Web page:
Many people dealing with the public find it helpful to wear a sticker like this one. Write in whatever name you like, but try to be nice! Image created by Eviatar Bach.
Had the police nonetheless been called to the scene, chances are high the police employees would have treated the two white, middle-aged men in suits with circumspection and respect while working politely toward a peaceful resolution to the problem. Had Officer F*ck You been called to the scene at all, he might have introduced himself instead as Sam-I-Am, the character in Dr. Seuss’s Green Eggs and Ham who beguiles another character into trying the titular foods. Or he could have said with a salty twist “Call me Ishmael”, as the narrator does at the beginning of Herman Melville’s Moby-Dick.
“The Name Game”, a 1964 song written by Shirley Ellis and Lincoln Chase, and performed by Shirley Ellis.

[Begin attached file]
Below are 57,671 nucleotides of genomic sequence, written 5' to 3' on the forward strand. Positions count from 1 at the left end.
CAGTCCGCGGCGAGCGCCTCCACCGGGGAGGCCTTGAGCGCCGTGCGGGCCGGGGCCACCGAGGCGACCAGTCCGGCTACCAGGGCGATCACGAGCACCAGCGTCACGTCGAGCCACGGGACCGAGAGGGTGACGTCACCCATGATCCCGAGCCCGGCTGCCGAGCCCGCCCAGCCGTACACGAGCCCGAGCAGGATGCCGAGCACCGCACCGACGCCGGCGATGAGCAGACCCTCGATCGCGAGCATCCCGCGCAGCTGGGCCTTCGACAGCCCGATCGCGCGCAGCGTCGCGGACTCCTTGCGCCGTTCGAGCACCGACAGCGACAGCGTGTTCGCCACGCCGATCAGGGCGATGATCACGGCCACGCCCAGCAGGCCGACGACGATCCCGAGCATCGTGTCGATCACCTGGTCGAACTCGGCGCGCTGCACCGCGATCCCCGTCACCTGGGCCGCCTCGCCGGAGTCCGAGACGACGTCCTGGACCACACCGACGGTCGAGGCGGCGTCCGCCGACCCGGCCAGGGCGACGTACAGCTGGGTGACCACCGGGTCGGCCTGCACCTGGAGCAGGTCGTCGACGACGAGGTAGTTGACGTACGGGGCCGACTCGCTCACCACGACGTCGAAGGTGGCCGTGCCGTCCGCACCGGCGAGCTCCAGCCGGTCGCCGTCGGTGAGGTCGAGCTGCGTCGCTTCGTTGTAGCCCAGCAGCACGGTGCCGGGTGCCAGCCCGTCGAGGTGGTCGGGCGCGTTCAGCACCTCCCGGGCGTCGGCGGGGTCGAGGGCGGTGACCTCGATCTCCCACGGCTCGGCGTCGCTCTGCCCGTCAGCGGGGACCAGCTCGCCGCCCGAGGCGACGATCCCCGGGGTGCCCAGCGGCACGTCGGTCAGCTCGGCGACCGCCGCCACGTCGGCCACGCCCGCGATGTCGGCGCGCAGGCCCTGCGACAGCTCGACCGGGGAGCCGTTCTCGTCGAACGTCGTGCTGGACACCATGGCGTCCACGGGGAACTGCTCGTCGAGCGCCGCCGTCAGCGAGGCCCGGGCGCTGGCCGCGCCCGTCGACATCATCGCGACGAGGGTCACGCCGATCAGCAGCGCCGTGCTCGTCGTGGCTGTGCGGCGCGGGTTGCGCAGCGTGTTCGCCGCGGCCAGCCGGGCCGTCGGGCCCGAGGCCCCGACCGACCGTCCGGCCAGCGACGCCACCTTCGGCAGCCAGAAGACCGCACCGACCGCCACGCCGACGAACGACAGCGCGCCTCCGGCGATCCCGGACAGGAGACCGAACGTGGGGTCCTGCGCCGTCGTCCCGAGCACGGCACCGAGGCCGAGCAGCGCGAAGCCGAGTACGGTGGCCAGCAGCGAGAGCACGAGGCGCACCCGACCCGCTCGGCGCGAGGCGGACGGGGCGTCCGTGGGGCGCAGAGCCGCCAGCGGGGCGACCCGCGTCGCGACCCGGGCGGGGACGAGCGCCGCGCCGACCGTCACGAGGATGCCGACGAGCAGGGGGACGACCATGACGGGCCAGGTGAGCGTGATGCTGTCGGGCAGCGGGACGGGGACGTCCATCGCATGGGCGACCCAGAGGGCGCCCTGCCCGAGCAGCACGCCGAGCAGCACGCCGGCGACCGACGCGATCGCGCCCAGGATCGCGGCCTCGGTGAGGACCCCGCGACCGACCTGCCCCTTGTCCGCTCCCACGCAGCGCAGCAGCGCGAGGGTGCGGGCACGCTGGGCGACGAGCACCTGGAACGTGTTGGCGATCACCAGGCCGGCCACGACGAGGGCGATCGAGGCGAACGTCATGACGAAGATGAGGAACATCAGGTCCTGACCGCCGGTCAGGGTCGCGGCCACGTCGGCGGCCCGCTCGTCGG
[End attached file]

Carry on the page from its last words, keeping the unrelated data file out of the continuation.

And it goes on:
There are any number of names Officer F*ck You could have used if it is the policy of the Decatur police department for employees not to identify themselves when asked by a citizen. He could have referred to such a policy as a reason for not giving any name at all. Contrary to what many people may believe, it is not a matter of law that police employees identify themselves by name, but a matter of each police department’s policy. All of the alternative tactics mentioned above would have conveyed a less hostile tenor and might have even lowered the tension. Isn’t that what a police employee is supposed to do in order to keep the peace? What purpose does it serve when a police employee gets in a citizen’s face when that person simply asks for a name and badge number? Who does it protect to belligerently retort “F*ck You! F*ck You is my name!”?